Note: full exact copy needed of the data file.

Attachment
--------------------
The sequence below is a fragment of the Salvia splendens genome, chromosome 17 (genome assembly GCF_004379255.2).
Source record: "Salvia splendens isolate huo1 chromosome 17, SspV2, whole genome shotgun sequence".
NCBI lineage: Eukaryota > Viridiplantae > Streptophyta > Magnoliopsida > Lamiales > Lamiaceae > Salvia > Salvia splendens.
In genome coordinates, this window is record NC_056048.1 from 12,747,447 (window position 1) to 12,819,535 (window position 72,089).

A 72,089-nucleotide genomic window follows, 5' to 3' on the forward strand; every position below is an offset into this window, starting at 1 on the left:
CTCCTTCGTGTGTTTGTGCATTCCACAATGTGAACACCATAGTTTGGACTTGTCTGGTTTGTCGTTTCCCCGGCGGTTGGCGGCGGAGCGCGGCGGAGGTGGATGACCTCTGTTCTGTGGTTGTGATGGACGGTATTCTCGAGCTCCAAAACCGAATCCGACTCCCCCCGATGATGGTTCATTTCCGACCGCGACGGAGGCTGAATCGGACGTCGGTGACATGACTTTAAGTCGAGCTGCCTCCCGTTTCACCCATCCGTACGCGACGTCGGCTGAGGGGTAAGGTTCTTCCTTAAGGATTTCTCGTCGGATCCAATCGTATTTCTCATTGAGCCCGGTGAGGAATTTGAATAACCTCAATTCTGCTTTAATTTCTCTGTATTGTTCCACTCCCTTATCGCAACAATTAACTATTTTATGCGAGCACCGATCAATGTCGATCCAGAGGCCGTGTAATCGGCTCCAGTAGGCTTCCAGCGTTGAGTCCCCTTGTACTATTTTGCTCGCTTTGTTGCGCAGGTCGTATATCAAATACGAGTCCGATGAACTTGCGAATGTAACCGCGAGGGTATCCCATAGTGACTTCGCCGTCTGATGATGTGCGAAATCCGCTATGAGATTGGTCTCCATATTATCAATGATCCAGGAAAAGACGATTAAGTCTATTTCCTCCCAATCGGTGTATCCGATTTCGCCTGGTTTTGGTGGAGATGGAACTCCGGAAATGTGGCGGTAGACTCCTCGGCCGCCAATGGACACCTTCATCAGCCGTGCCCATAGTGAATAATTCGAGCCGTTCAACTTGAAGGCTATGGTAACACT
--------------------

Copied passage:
The sequence below is a fragment of the Salvia splendens genome, chromosome 17 (genome assembly GCF_004379255.2).
Source record: "Salvia splendens isolate huo1 chromosome 17, SspV2, whole genome shotgun sequence".
NCBI lineage: Eukaryota > Viridiplantae > Streptophyta > Magnoliopsida > Lamiales > Lamiaceae > Salvia > Salvia splendens.
In genome coordinates, this window is record NC_056048.1 from 12,747,447 (window position 1) to 12,819,535 (window position 72,089).

A 72,089-nucleotide genomic window follows, 5' to 3' on the forward strand; every position below is an offset into this window, starting at 1 on the left:
CTCCTTCGTGTGTTTGTGCATTCCACAATGTGAACACCATAGTTTGGACTTGTCTGGTTTGTCGTTTCCCCGGCGGTTGGCGGCGGAGCGCGGCGGAGGTGGATGACCTCTGTTCTGTGGTTGTGATGGACGGTATTCTCGAGCTCCAAAACCGAATCCGACTCCCCCCGATGATGGTTCATTTCCGACCGCGACGGAGGCTGAATCGGACGTCGGTGACATGACTTTAAGTCGAGCTGCCTCCCGTTTCACCCATCCGTACGCGACGTCGGCTGAGGGGTAAGGTTCTTCCTTAAGGATTTCTCGTCGGATCCAATCGTATTTCTCATTGAGCCCGGTGAGGAATTTGAATAACCTCAATTCTGCTTTAATTTCTCTGTATTGTTCCACTCCCTTATCGCAACAATTAACTATTTTATGCGAGCACCGATCAATGTCGATCCAGAGGCCGTGTAATCGGCTCCAGTAGGCTTCCAGCGTTGAGTCCCCTTGTACTATTTTGCTCGCTTTGTTGCGCAGGTCGTATATCAAATACGAGTCCGATGAACTTGCGAATGTAACCGCGAGGGTATCCCATAGTGACTTCGCCGTCTGATGATGTGCGAAATCCGCTATGAGATTGGTCTCCATATTATCAATGATCCAGGAAAAGACGATTAAGTCTATTTCCTCCCAATCGGTGTATCCGATTTCGCCTGGTTTTGGTGGAGATGGAACTCCGGAAATGTGGCGGTAGACTCCTCGGCCGCCAATGGACACCTTCATCAGCCGTGCCCATAGTGAATAATTCGAGCCGTTCAACTTGAAGGCTATGGTAACACT